The Oil market drifted lower on Tuesday during the Asian session, adding pessimism to Monday trade since the output growth in the US seems to know no boundaries.
WTI and Brent futures declined in the latest phase of Asian session but then receded to the opening level as the news background remains calm and traders stand pat ahead of EIA commercial reserves data. On Monday, both grades fell by more than 1 percent, as fears of uncontrolled production in the US outweighed optimism associated with OPEC cuts. These two fundamental factors remain the key drivers while the rest of market data, whether commercial reserves in the US or supply outages have only a transitory effect on the market. Improving forecasts for world consumption bring temporary relief to investors as the pace of US oil output can easily make up for new demand while competition between US producers returns the market to a phase of glut.
At the end of 2017, US production reached 10 million barrels per day and the price increase due to OPEC market concessions allowed producers to increase production, which is expected to reach 11 million barrels per day by the end of 2018. Shale oil accounts for biggest part of US production gain, which features the simple process of extraction, a small resource of wells and rapid wear of equipment.
“The expected increase in oil production in key fields will be 131K bpd, to a record level of 6.95 M bpd in March,” the EIA reported in a monthly report published on Monday. Immediately after the report, the number of sellers increased sharply on the market, pointing out that investors narrowed the calculations for the dynamics of supply and demand in the world market to mere US output data, while other factors affecting the balance remain less significant. In the previous report, EIA predicted an increase in production over the same period by 105K barrels, that is, 26K barrels less than in the updated forecast.

Trade Wars

The European Union has promised that Trump’s attempts to repair trade barriers will have its retaliatory measures. Last week, Trump introduced duties on imported steel and aluminium, temporarily exempting Mexico and Canada from tariffs. For the EU and China, duties will not have a significant impact on GDP and will not become a sensitive blow to the industry, however, as the representative for external trade relations of the European Union noted, the lack of retaliatory measures can be regarded as a weakness. This convinces the US trade partners to be guided by preventive measures, that is, to give the US a sense of the morbidity of defensive measures of trade and the confrontation of globalization. The tariff policy of the European Union and the US can really cause indignation – the rate for cars imported from the EU to the US is 2.5%, much less than 10% of the US to the EU, but to import trucks from the EU to the United States is 25% more expensive than vice versa. The representative of foreign trade of the EU also noted that duties on footwear are 48%, 12% for textiles and 164% for peanuts.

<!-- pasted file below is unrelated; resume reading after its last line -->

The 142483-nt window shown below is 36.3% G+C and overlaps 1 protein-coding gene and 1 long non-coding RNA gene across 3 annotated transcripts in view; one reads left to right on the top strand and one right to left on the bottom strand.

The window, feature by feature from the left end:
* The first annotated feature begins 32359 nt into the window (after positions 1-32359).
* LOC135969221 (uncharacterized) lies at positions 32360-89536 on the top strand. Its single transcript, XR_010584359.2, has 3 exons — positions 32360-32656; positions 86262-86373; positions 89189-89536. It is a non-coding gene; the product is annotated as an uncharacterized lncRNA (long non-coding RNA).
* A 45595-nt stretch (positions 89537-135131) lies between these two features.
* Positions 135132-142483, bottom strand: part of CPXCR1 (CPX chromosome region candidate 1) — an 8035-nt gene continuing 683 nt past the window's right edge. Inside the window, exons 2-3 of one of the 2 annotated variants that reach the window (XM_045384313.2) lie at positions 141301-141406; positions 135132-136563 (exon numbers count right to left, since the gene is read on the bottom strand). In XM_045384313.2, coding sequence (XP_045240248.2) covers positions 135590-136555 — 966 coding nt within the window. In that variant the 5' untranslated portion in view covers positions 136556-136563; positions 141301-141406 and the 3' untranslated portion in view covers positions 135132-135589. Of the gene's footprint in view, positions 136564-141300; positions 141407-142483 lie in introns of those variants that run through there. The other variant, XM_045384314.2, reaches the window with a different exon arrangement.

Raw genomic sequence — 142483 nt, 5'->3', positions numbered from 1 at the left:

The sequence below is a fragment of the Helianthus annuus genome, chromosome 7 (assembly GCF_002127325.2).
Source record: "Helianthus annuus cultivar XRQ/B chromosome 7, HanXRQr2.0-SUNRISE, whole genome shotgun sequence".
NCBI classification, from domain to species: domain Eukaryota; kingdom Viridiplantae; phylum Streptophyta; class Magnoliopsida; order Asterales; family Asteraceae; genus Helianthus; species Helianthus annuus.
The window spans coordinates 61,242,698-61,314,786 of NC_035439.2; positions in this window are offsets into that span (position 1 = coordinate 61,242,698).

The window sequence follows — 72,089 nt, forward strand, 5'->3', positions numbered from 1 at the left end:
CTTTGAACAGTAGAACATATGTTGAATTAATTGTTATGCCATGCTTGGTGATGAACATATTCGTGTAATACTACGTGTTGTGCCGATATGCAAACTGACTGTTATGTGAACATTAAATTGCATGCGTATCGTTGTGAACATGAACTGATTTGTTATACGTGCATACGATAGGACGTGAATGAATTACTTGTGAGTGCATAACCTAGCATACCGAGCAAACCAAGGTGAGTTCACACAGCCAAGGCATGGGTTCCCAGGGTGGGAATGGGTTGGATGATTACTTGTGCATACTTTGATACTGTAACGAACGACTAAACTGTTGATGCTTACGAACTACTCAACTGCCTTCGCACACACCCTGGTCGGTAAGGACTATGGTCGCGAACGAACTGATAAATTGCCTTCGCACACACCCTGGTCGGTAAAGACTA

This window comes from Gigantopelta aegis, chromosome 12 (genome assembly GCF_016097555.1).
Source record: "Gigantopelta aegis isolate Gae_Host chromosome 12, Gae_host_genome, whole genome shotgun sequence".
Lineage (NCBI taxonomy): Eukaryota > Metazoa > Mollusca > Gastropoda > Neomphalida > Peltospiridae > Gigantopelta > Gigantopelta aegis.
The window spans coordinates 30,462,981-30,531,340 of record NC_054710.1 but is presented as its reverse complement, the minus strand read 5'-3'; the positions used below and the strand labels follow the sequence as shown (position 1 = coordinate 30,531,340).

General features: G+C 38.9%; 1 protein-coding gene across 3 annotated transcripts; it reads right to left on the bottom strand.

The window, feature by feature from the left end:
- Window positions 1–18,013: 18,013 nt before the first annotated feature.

On Saturday, Trump wrote in his tweet that the EU could be included in the “white list” of trade partners if it reduces the “horrific” import tariffs on goods from the US. The EU, in turn, reproached Trump for “cherry-picking”, while ignoring the overall picture of mutual trade. Also, the rules of compliance with a “fair” trading partner were not clearly worked out by the US government, the EU representative said, and represent a separate president’s attack on high tariffs taken in isolation from the general tariff policy.

Tweet Trump on Monday allowed investors to relax, in which he said that his assistant Wilbur Ross will negotiate with European counterparts to reduce trade barriers.
The dollar reacted weakly to the news and traded in a limited range, maintaining a consolidation regime near the level of 90. Demand for Treasury bonds increased, and profitability receded, as tensions in world trade remain the main source of concern, facilitating attempts to evade investors from risks. US stock indices closed in different directions reflecting the uncertainty associated with tariff wars.

In addition to working with the worst scenarios, the market should also consider the unlikely but positive scenario of confronting Senators with Trump’s decision. The famous Trump critic Jeff Flake, a senator from Arizona, submitted to the vote a bill to cancel Tramp’s tariffs, but getting 2/3 of the votes to veto the president’s decisions remains the subject of narrow speculation.
The Japanese yen has declined under pressure by speculation that Prime Minister Abe could participate in corrupt schemes. Small but the existing probability of layoff was promoted by bulls USDJPY as a bearish signal for the yen, however, it is obvious that the fundamental price of USDJPY is lower which bill the target with the elimination of factors for concern. Search for signals to buy the yen should be done in the range of 108.50 – 109.00. This level is likely to be active with the release of US inflation data for February. The report is likely to reflect a strong job growth (313K in February), while interest rate expectations are likely to shift to four increases.

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